Despite the positive aspects RI has provided to professional interpreters, technical challenges are a major obstacle. In many countries of the world, internet connections are weak or unstable. This network instability or weakness leads to blurred images and interrupted sounds. In many cases the movement of the speaker’s lips and the sound are out of sync, which makes simultaneous interpreting rather challenging. A strong internet connection is key to successful RI services, and those remote interpreters who lack access to a reliable internet connection are left behind.
It can also quite frequently be observed that during the progress of an event, a panelist is new to online conferences and meetings and has not practiced using the online systems. They might not be aware of how the interaction with the remote interpreter works and be oblivious to the presence of the interpreter. This is turn may leave the interpreter struggling to catch up with a fast-speaking presenter who otherwise might have been reminded or made aware of such a situation.
Other challenges for the remote interpreter working from their home base may include any type of background-related disturbances, mostly noise — for example from children, pets, visitors, unexpected construction activities, and so on.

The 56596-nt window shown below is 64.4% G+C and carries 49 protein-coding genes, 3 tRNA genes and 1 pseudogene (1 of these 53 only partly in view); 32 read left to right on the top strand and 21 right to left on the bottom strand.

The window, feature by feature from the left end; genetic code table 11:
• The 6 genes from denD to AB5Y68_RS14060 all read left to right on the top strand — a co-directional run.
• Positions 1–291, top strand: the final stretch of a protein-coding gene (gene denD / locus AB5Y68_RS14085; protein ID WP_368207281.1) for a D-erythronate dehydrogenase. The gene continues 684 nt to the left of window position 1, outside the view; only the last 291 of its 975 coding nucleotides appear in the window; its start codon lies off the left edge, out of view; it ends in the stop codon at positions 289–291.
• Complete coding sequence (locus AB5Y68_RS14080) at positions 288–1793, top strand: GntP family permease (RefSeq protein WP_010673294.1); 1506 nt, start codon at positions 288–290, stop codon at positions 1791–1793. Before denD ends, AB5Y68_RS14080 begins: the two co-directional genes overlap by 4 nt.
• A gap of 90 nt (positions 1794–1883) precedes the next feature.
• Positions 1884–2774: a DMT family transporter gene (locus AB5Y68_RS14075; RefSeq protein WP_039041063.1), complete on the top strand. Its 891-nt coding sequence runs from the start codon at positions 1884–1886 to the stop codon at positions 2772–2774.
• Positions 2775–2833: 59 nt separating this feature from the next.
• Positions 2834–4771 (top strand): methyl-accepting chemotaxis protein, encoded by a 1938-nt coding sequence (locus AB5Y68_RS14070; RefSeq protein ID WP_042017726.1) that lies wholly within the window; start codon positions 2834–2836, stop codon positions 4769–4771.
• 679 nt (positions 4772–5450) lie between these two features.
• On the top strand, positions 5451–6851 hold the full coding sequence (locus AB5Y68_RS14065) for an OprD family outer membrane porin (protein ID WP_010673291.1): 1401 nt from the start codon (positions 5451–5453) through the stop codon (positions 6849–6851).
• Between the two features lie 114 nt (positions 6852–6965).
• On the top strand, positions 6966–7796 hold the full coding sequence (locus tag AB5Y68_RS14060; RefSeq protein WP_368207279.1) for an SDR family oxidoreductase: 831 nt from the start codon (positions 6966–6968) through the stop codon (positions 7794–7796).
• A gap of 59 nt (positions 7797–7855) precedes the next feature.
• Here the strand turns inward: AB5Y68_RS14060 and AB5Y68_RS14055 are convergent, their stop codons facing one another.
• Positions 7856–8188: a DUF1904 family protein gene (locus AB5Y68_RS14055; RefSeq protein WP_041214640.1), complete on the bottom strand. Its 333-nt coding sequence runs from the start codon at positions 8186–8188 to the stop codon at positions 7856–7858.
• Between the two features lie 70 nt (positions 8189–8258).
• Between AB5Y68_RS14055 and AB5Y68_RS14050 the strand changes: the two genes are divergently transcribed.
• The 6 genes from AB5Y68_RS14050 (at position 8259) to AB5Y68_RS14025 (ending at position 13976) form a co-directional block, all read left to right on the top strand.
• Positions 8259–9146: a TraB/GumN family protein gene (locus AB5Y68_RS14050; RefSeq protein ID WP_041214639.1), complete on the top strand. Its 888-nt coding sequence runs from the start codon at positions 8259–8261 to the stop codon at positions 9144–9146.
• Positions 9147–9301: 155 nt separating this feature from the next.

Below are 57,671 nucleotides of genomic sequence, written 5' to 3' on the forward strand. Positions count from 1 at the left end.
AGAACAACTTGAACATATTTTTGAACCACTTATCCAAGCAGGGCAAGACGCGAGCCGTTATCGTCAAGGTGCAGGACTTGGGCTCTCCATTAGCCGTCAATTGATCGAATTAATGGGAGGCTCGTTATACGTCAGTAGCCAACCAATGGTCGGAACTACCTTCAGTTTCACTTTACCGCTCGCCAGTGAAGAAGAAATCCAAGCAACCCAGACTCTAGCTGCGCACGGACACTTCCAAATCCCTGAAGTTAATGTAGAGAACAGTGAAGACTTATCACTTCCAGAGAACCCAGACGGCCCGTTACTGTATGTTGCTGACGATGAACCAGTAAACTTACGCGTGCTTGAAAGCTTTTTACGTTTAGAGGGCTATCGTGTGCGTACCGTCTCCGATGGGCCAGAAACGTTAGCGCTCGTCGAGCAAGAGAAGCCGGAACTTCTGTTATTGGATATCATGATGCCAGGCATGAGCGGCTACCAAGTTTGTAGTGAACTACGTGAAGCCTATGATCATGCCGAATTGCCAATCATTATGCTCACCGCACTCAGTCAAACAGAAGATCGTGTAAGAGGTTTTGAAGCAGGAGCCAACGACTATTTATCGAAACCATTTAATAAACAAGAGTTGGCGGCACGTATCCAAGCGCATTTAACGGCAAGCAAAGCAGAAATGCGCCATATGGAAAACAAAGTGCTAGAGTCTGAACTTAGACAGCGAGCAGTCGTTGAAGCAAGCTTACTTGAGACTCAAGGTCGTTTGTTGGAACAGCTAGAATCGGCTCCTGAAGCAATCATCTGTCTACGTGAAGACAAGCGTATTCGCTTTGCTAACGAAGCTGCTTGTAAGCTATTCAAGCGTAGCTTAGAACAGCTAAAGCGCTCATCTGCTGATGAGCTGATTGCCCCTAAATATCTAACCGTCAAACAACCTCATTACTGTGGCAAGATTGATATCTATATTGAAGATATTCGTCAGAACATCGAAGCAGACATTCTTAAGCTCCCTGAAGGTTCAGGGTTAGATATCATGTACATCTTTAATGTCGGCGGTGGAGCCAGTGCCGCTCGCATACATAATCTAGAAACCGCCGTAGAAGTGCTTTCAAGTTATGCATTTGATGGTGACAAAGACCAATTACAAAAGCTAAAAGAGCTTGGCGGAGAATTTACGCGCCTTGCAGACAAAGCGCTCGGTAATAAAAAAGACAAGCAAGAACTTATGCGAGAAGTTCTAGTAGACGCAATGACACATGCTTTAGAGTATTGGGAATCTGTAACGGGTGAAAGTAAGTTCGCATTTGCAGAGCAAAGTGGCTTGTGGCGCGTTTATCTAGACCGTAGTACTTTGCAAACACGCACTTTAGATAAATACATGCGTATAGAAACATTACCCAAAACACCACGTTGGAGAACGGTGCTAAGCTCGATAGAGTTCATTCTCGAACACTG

One of the professional challenges of RI has been terms of payment. Some agencies impose rather unfavorable payments thinking that the interpreter needs to be paid far less because of working from the convenience of home. In the authors’ experience some agencies have tried to impose rates-per-minute payments and no longer offer hourly pay with the industry standard two-hour minimum. Also, non-payment for online appointments that were canceled last-minute has been suggested. Some agencies tend to forget that interpreters prepare for new meetings, especially conferences, ahead of time and that preparation time should be priced into the interpreter’s pay. After all, the agency or end client still saves on traveling costs to and from assignments, and it seems unfair trying to save money on the actual service the interpreter is hired for.